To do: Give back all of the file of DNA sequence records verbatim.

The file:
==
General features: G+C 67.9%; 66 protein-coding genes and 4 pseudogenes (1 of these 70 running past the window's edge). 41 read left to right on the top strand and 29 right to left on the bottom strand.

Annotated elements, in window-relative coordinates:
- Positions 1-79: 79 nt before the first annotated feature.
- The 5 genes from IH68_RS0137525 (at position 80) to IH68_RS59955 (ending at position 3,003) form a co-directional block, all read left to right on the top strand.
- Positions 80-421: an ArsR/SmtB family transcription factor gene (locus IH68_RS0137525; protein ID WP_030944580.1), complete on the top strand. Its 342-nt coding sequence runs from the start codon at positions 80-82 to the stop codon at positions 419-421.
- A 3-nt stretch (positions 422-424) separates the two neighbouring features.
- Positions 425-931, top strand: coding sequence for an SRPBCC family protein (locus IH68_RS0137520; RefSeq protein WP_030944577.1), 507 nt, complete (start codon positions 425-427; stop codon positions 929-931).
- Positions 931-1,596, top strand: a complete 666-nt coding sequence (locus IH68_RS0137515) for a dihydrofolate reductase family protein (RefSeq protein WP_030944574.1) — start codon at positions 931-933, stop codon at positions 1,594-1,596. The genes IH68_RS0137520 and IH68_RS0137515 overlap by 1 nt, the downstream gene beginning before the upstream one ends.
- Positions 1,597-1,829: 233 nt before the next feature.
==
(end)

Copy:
General features: G+C 67.9%; 66 protein-coding genes and 4 pseudogenes (1 of these 70 running past the window's edge). 41 read left to right on the top strand and 29 right to left on the bottom strand.

Annotated elements, in window-relative coordinates:
- Positions 1-79: 79 nt before the first annotated feature.
- The 5 genes from IH68_RS0137525 (at position 80) to IH68_RS59955 (ending at position 3,003) form a co-directional block, all read left to right on the top strand.
- Positions 80-421: an ArsR/SmtB family transcription factor gene (locus IH68_RS0137525; protein ID WP_030944580.1), complete on the top strand. Its 342-nt coding sequence runs from the start codon at positions 80-82 to the stop codon at positions 419-421.
- A 3-nt stretch (positions 422-424) separates the two neighbouring features.
- Positions 425-931, top strand: coding sequence for an SRPBCC family protein (locus IH68_RS0137520; RefSeq protein WP_030944577.1), 507 nt, complete (start codon positions 425-427; stop codon positions 929-931).
- Positions 931-1,596, top strand: a complete 666-nt coding sequence (locus IH68_RS0137515) for a dihydrofolate reductase family protein (RefSeq protein WP_030944574.1) — start codon at positions 931-933, stop codon at positions 1,594-1,596. The genes IH68_RS0137520 and IH68_RS0137515 overlap by 1 nt, the downstream gene beginning before the upstream one ends.
- Positions 1,597-1,829: 233 nt before the next feature.